I asked in the first part of my address this morning: what is reality? Is reality found in impersonal statistics, like homicide statistics, or economic disparity statistics? Or is reality found within the individual experience, the individual’s beliefs concerning reality? And I believe the latter gets far closer to the truth, because as I said, we don’t live in the objective world, we live within in the world of the psyche, and that can’t be expressed in numbers. In fact, they can often flat out contradict each other. The numbers might suggest upward momentum, economic progress, while the reality within the psyche may be a spiritual void, in which the individual has been alienated from their truest self, and is thus inhabiting a perpetual struggle. Perhaps amongst young men in the west, this is particularly the case today. On paper they can be shown to be doing fine, but spiritually are in crisis. The measurable surface of things distorts the nihilism beneath, the meaninglessness and lack of identity. In many circles today, it’s taken as a given that masculinity in the 21st century is by its very nature a toxic force.
Given then that I can discern this lack of direction amongst men of my generation, Glover highlights the extent to which this is far amplified within African American culture. Therein, as the video suggests, there are only two paths available: a life of crime, or a life of celebrity for celebrity’s sake. As the song repeats, ‘we just want the money.’ These two directions contrast with each other sharply. The celebrity, the entertainer, the rap artist, who distracts our gaze from the world of violence, of police brutality, of race motivated attacks. The entertainment provides the distraction, the drug, so that we need not confront the harsh truth. Many have commented that Glover is making reference to Jim Crow, the racist black caricature from when white people in the 1800s and 1900s dressed as black stereotypes for entertainment. If entertainment provides the distraction, and black culture was once hijacked to that end, so today it continues to be hijacked, though hijacked not by “white imperialists”, but by a willing black subculture. America then applauds these outward expressions of black culture, and is entertained by them, while at the same time turning a blind eye to the rife injustices besetting the African American community.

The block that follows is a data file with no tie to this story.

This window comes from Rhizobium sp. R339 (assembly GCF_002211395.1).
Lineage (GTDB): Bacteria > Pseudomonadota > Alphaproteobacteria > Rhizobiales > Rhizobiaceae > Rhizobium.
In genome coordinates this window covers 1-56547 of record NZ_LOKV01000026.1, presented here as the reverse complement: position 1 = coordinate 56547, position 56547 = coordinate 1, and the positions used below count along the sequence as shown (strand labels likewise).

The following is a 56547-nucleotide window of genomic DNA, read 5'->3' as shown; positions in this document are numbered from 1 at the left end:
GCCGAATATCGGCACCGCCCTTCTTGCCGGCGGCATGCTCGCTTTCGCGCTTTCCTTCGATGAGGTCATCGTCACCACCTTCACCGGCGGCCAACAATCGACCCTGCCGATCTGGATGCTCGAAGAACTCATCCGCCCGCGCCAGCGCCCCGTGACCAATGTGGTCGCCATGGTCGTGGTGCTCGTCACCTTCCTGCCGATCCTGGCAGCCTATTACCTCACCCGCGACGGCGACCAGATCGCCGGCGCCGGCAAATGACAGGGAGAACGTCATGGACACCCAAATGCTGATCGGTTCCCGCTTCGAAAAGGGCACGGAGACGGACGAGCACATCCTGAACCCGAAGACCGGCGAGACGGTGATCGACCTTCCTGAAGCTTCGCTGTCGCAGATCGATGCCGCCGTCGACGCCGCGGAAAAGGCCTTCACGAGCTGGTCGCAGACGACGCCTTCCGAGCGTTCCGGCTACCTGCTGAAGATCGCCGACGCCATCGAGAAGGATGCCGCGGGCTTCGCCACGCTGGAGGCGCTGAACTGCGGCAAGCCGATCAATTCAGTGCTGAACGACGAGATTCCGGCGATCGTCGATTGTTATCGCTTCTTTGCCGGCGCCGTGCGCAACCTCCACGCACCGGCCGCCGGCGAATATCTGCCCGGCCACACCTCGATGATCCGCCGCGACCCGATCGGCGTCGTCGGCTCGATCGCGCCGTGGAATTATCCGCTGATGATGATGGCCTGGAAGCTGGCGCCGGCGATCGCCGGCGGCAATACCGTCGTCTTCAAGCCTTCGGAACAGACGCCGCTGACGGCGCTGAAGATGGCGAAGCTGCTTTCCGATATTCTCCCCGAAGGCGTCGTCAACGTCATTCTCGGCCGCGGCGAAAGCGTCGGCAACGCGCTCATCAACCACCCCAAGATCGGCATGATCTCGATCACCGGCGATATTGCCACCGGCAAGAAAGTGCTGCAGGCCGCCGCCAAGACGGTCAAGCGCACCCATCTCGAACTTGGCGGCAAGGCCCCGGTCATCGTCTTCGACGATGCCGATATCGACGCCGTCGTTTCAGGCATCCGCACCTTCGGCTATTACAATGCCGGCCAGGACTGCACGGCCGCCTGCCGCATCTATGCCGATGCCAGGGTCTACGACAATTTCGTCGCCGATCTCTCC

One of the expressions of violence which momentarily jolts the watcher away from Glover’s otherwise hypnotic performance is aimed at a church choir, which has been taken as a nod to the 2015 Charleston Church massacre in South Carolina, which was again racially motivated – white on black violence. To what extent is America turning a blind eye to racism in its more explicit and implicit forms, while at the same time merely paying lip service to affirming black culture? And perpetuating the illusion that there are only two paths, the path of crime, and the path of celebrity. There is a sense in which this two-fold path illusion is perpetuated because it serves the economic interests of America for it to be perpetuated. One of the lines sung is ‘This a celly, That's a tool’ - a “celly” as in a cell-phone, a mobile, the mobiles which is held up to either film the celebrity or the violence, or the mobile which is held up to be watched, to lock us into this world of violence and celebrity ever being perpetuated. A generation of people who watch and record events but never speak out. This is the apocalyptic reality, the nightmare illusion Glover is trapped within. He expresses this sentiment by having a white horse ride across the backdrop towards the end of the video, when the chaos, the rioting, and the violence is at its heights; a reference to Revelation, “Then I saw heaven opened, and there was a white horse! Its rider is called Faithful and True, and in righteousness he judges and makes war.” The personal apocalyptic moment that must bring about the new before it’s too late, before all is lost.